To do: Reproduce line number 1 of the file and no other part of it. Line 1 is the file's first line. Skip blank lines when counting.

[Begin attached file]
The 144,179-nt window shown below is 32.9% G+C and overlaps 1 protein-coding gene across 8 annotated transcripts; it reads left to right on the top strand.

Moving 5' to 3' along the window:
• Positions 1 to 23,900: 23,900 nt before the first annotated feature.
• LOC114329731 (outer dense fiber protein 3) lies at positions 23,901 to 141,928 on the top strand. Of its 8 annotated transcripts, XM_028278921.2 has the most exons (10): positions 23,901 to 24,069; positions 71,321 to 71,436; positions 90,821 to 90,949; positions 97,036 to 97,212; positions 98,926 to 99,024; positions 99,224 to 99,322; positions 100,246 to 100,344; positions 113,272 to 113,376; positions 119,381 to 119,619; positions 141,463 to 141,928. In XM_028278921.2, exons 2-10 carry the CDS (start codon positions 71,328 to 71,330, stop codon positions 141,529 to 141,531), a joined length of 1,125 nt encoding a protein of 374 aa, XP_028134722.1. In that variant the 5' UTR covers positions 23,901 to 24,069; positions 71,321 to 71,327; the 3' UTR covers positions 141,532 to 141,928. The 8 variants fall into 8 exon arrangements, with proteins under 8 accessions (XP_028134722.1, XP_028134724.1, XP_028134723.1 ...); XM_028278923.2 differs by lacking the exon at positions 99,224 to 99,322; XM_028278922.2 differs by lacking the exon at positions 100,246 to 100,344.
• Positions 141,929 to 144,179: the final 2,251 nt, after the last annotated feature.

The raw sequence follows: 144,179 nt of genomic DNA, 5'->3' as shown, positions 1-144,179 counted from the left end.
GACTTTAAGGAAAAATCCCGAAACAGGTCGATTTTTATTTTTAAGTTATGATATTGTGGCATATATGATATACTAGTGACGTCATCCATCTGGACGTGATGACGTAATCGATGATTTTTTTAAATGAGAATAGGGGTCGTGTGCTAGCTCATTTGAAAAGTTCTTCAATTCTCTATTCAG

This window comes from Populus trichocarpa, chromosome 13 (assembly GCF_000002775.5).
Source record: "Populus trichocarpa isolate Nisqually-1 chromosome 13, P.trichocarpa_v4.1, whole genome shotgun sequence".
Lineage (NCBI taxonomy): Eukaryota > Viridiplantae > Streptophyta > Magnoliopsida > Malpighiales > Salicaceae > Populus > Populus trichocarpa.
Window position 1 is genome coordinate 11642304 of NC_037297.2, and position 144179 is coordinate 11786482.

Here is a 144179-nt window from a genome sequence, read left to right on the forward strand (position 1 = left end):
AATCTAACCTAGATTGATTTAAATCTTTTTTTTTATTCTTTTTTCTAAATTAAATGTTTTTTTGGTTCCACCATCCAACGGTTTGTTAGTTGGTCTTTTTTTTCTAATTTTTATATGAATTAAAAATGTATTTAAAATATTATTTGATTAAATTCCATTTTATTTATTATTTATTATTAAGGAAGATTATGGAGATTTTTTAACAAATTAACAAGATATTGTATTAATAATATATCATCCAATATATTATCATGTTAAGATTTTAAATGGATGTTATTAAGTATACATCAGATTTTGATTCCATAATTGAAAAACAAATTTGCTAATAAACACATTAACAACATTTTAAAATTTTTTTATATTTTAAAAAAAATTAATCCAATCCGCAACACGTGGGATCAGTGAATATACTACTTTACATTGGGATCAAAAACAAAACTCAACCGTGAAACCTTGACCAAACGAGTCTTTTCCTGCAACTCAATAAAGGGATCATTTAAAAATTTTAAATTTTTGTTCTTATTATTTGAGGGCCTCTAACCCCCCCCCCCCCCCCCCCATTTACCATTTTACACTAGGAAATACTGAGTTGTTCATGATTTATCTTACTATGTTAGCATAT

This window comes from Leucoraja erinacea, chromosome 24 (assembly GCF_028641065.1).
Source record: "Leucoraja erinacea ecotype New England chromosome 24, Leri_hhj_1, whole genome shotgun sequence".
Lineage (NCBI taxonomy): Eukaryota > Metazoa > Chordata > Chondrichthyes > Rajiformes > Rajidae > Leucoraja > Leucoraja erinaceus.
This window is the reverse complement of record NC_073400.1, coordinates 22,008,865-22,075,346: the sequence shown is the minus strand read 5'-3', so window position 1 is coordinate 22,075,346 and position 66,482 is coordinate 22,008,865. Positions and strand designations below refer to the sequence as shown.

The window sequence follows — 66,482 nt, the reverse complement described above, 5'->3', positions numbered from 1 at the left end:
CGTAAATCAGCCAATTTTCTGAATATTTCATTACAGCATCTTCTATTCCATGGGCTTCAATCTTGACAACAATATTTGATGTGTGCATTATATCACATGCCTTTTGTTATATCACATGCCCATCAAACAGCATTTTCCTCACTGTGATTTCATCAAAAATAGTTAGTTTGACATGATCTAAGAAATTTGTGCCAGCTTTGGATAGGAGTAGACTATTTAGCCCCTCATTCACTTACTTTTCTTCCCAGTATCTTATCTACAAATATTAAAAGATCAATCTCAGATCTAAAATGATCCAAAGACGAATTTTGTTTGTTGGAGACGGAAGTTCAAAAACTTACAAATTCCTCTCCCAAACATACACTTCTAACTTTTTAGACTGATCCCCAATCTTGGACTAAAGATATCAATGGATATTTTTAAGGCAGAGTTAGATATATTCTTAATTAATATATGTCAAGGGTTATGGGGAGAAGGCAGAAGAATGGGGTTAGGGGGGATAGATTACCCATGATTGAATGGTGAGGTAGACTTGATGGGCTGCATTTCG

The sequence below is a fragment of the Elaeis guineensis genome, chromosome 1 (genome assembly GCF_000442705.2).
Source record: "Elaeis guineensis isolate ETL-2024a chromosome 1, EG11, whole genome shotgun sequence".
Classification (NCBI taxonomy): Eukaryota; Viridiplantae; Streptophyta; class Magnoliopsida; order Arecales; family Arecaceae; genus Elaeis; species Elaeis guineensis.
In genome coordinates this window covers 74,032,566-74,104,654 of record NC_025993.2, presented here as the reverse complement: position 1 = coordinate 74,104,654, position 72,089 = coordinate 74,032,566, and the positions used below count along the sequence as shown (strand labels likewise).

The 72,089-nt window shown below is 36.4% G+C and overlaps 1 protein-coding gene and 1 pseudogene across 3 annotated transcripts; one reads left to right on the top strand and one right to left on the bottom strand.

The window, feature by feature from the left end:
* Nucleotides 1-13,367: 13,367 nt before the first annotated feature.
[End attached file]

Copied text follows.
The 144,179-nt window shown below is 32.9% G+C and overlaps 1 protein-coding gene across 8 annotated transcripts; it reads left to right on the top strand.